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Vizag steel plant stir: A wild goose chase?

Vizag steel plant
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Vizag steel plant 

Highlights

There was a time when agitations used to have some meaning and seriousness. Based on the issues, political parties used to put their ideological differences on backburner and used to join the fight forcing the government to take cognizance of their demand.

There was a time when agitations used to have some meaning and seriousness. Based on the issues, political parties used to put their ideological differences on backburner and used to join the fight forcing the government to take cognizance of their demand. The government of the day also used to respond and see that some amicable solution to the problem was arrived at. But in the last two decades, the seriousness among the political parties seems to have vanished into thin air. They have stopped believing in united action.

The first consideration for them is not the benefit of the people or protecting the interest of them but the political advantage their party would derive out of the agitation. The governments too have stopped being sensitive to the issue and have become totally subservient to the Central government and have given the fighting spirit to protect the State interests. The concept of true federalism remains more of a slogan or its definition has been narrowed down to following what the Centre says. The regional and national parties when in power have stopped calling a spade a spade. They view the Opposition as enemies who need to be decimated politically. As a result, any agitation fails to gain steam and the governments, whether it is the Centre or the State, are able to have their say. Let us take for example the ongoing agitation for Vizag steel plant.

When the agitation for the steel plant started in 1966, it caught up like wildfire and life in Andhra Pradesh was paralysed. Social activist Amrita Rao's fast unto death gave a new impetus to the agitation and the then Chief Minister Kasu Brahmananda Reddy convinced him that he would take up the issue with the Central government and saw that the fast was called off by offering lemon juice. Later, the then Central government led by Indira Gandhi in 1970 finally decided to set up the shore-based steel factory. Despite several delays, the steel plant finally dedicated to the nation by the Prime Minister of India P V Narasimha Rao in 1991.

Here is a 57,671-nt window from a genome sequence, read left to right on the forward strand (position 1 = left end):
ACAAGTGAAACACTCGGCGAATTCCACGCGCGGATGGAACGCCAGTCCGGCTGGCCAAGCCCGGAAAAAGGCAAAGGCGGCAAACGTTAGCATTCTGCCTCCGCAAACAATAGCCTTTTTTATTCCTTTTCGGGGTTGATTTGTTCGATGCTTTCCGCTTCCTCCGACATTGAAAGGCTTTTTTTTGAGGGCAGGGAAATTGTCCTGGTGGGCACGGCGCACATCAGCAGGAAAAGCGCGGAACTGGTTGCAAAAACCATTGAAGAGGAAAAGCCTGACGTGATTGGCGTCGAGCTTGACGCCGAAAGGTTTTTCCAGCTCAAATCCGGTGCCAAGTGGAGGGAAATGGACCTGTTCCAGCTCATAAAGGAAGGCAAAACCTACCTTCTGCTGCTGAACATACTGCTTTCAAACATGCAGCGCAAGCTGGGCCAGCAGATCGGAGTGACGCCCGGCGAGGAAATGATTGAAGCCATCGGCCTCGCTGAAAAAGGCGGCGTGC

Today, the same plant is on the threshold of being privatised. When people are protesting, the BJP at the Centre has made it clear that the issue of disinvestment was discussed in various parliamentary committees almost over a year back and report was submitted to the government supporting disinvestment and none of the public representatives from the State who were in the committee opposed and ensured that it was kept under wraps. The government also stated on the floor of Parliament that the disinvestment proposal was part of the broad policy framework of the GOI. But on public platforms and during TV debates, the State unit of the BJP says that the steel plant will not be privatised. They also claim to have submitted memorandum to the Centre to reconsider the issue.

The ruling party says the Chief Minister has dashed off a letter to the Prime Minister and would move a resolution in Assembly during the budget session. But so far, no concerted attempt to put pressure on the Centre to reconsider its decision has been taken. The ruling party blames the Opposition. The Opposition accuses the ruling party of having connived with the Centre and had agreed for disinvestment. This is akin to the shadow boxing that took place during the first five years on the Special Category Status to Andhra Pradesh which was insisted upon by the BJP and soon after coming to power it dumped the assurance given to Parliament by the UPA government. Here too, till last minute, everyone kept saying that it was an issue of sentiment and would fight to achieve it. Even an Assembly election was fought on this issue, but the Centre had its way, and nothing could be done. Even the second alternative, economic package the state lost. The agitation to stop disinvestment of VSP so far had not picked up the kind of steam it should have and is not moving beyond the trade unions and social activists staging protests. There is no indication of NDA taking note of the ongoing agitation or examining alternative proposals like allotting captive mines or merging it with SAIL. It is said divided we fall. Are the public representatives listening?

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